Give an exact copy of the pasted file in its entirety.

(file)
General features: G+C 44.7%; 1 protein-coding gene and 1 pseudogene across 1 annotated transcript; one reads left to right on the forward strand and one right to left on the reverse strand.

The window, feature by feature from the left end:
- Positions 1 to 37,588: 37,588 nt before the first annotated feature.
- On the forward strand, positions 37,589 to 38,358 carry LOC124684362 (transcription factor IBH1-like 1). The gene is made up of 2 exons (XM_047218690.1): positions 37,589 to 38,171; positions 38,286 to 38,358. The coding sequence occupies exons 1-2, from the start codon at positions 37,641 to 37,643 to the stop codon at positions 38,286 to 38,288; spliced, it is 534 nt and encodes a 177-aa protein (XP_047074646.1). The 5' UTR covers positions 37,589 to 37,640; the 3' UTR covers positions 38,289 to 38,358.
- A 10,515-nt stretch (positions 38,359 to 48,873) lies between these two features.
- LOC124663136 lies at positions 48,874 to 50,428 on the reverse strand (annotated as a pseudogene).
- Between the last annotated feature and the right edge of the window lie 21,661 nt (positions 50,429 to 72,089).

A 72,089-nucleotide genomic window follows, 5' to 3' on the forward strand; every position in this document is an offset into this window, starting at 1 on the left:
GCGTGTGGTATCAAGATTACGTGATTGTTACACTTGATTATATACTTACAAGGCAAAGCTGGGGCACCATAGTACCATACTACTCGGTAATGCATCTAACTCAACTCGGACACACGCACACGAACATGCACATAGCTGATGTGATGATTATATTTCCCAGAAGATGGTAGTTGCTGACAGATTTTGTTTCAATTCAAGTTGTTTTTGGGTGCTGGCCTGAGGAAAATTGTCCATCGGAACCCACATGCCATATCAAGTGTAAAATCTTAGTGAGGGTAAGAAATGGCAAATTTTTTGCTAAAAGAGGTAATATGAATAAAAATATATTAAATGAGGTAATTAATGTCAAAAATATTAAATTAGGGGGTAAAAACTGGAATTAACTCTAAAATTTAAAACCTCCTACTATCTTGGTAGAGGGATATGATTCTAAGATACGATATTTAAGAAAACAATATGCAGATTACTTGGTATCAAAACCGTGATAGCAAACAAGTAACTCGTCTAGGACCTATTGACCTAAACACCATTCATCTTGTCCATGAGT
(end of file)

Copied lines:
General features: G+C 44.7%; 1 protein-coding gene and 1 pseudogene across 1 annotated transcript; one reads left to right on the forward strand and one right to left on the reverse strand.

The window, feature by feature from the left end:
- Positions 1 to 37,588: 37,588 nt before the first annotated feature.
- On the forward strand, positions 37,589 to 38,358 carry LOC124684362 (transcription factor IBH1-like 1). The gene is made up of 2 exons (XM_047218690.1): positions 37,589 to 38,171; positions 38,286 to 38,358. The coding sequence occupies exons 1-2, from the start codon at positions 37,641 to 37,643 to the stop codon at positions 38,286 to 38,288; spliced, it is 534 nt and encodes a 177-aa protein (XP_047074646.1). The 5' UTR covers positions 37,589 to 37,640; the 3' UTR covers positions 38,289 to 38,358.
- A 10,515-nt stretch (positions 38,359 to 48,873) lies between these two features.
- LOC124663136 lies at positions 48,874 to 50,428 on the reverse strand (annotated as a pseudogene).
- Between the last annotated feature and the right edge of the window lie 21,661 nt (positions 50,429 to 72,089).

A 72,089-nucleotide genomic window follows, 5' to 3' on the forward strand; every position in this document is an offset into this window, starting at 1 on the left:
GCGTGTGGTATCAAGATTACGTGATTGTTACACTTGATTATATACTTACAAGGCAAAGCTGGGGCACCATAGTACCATACTACTCGGTAATGCATCTAACTCAACTCGGACACACGCACACGAACATGCACATAGCTGATGTGATGATTATATTTCCCAGAAGATGGTAGTTGCTGACAGATTTTGTTTCAATTCAAGTTGTTTTTGGGTGCTGGCCTGAGGAAAATTGTCCATCGGAACCCACATGCCATATCAAGTGTAAAATCTTAGTGAGGGTAAGAAATGGCAAATTTTTTGCTAAAAGAGGTAATATGAATAAAAATATATTAAATGAGGTAATTAATGTCAAAAATATTAAATTAGGGGGTAAAAACTGGAATTAACTCTAAAATTTAAAACCTCCTACTATCTTGGTAGAGGGATATGATTCTAAGATACGATATTTAAGAAAACAATATGCAGATTACTTGGTATCAAAACCGTGATAGCAAACAAGTAACTCGTCTAGGACCTATTGACCTAAACACCATTCATCTTGTCCATGAGT